|Title:||Under the Northern Lights|
|Publisher:||J. M. Dent & Sons Ltd.|
|Tags:||Arctic, Canada, fiction, short stories, North American Indians|
|Description:||A collection of stories about the Canadian north. [Suggest a different description.]|
Author Bio for Sullivan, Alan
Edward Alan Sullivan (November 29, 1868 — August 6, 1947) was a Canadian poet and author of short stories. He is noted for his 1935 historical adventure novel The Great Divide, which depicts the construction of the Canadian Pacific Railway.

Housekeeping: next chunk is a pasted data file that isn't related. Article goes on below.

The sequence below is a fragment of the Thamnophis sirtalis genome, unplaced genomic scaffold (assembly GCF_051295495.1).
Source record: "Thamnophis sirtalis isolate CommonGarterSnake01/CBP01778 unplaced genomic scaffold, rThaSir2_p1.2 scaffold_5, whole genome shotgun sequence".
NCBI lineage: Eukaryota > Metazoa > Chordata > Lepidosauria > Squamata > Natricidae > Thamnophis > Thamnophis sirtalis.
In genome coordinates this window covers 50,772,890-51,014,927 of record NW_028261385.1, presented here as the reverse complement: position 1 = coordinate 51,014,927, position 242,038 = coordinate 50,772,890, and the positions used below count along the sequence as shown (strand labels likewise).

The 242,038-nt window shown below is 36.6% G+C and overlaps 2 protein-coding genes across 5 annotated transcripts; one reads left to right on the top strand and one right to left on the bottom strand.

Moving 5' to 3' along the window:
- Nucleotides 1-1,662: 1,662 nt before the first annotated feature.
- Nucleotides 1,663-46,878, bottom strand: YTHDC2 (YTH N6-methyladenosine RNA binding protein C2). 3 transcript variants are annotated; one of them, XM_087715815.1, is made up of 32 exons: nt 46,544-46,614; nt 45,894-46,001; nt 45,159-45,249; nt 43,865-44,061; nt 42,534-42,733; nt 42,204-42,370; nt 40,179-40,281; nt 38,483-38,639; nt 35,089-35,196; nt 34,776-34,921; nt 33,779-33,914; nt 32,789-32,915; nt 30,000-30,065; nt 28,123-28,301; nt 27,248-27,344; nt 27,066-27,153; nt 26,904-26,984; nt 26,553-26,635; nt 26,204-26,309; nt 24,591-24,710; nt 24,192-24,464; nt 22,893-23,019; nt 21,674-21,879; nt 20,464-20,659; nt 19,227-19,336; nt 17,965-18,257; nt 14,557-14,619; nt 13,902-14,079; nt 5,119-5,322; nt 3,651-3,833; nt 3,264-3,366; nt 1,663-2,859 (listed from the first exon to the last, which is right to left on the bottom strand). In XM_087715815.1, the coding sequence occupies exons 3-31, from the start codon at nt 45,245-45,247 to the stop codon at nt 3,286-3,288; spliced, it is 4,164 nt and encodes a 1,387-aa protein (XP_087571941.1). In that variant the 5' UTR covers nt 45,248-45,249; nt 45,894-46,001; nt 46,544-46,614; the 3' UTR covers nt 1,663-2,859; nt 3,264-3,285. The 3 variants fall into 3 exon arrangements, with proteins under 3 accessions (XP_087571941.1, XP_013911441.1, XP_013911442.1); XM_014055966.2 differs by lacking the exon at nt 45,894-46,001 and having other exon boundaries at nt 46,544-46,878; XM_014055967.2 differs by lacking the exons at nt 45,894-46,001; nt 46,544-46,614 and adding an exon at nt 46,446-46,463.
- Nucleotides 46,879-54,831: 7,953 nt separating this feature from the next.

He gained recognition in the United States through his poems, short stories and comprehensive articles on various themes. These frequently appeared in Harper's Magazine, the Atlantic Monthly, and other leading American periodicals. In 1941 he won the Governor General's Award for English language fiction for the novel Three Came to Ville Marie and The Magic Makers in 1930. Wonder Stories reviewed his lost race novel In The Beginning favorably, saying its depiction of an encounter between modern men and Pleistocene-era tribesmen was a "most tremendous drama of inter-racial conflict".
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